I worked in Liverpool on occasion with a Liberal city council that was helping re-shape that city. I was there the day of the Toxteth riots. Very soon thereafter, David Alton, our first MP from that city in so many years, and Eric Heffer, MP, sat down with Michael Heseltine and shape the only action plan I know of that caused Thatcher to have to admit that there was such a thing as society. Two of those men, Heffer and Alton, shared little. But they did share a faith and that faith shaped both of them in years of service that made the lives of so very many people so much better than it would otherwise have been.

Richard Wainwright and David Alton were not alone, but I worked with them well enough, and knew them well enough, to write what I did above with confidence.

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Evangelical Christianity and liberalism: the compatibility question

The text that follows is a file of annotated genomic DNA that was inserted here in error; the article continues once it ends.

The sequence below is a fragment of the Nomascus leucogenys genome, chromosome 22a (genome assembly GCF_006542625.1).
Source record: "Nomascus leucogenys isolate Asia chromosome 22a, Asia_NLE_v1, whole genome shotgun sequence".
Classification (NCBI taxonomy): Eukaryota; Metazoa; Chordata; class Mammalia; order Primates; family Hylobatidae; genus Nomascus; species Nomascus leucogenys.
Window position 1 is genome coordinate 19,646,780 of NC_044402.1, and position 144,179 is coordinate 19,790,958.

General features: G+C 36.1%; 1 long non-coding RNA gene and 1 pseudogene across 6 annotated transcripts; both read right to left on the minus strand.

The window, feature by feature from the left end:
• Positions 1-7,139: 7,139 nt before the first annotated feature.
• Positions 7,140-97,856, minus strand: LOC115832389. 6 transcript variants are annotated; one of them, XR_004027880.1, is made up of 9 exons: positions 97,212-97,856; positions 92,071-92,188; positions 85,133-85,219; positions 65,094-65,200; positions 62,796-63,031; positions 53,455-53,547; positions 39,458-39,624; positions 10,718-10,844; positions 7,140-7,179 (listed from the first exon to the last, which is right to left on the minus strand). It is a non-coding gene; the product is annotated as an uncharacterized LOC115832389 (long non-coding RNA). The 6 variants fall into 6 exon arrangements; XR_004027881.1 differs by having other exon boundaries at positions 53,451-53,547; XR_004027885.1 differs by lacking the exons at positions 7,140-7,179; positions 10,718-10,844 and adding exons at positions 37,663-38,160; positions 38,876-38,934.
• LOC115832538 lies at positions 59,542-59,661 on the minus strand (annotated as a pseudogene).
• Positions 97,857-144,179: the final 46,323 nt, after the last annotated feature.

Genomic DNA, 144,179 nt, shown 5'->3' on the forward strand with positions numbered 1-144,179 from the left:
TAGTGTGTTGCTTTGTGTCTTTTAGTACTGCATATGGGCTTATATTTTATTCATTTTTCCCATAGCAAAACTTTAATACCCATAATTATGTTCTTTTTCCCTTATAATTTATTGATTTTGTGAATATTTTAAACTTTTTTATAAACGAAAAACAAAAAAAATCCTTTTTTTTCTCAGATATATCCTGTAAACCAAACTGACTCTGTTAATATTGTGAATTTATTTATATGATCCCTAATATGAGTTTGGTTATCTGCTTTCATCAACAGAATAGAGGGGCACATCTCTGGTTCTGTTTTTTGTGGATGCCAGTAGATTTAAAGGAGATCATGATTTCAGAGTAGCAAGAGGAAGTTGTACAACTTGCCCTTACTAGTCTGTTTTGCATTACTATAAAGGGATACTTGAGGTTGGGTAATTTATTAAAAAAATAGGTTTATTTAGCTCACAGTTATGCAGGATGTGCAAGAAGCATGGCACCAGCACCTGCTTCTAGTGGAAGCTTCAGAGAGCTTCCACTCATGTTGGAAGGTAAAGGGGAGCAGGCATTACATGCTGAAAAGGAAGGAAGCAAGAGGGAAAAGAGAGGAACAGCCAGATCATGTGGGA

In an election supposedly predicated on the issue of Brexit, few Liberal Democrats expected the issues of gay sex and abortion to dominate the headlines for the Uk’s most unequivocally pro-European party in 2017. Tim Farron’s repeated refusal to answer the question as to whether gay sex was a sin during an interview in April resulted in exceptional news coverage of the Lib Dems, but for the wrong reasons. Having led the party to a succession of impressive by-election victories and surpassing his own target to reach 100’000 members 3 years early, it was – up until that point – going so well. Farron was forced to clarify his position in Parliament the following day, exclaiming “I do not” (think gay sex is a sin). Unfortunately for the Liberal Democrats, the costs of Farron’s 24-hour inertia were colossal.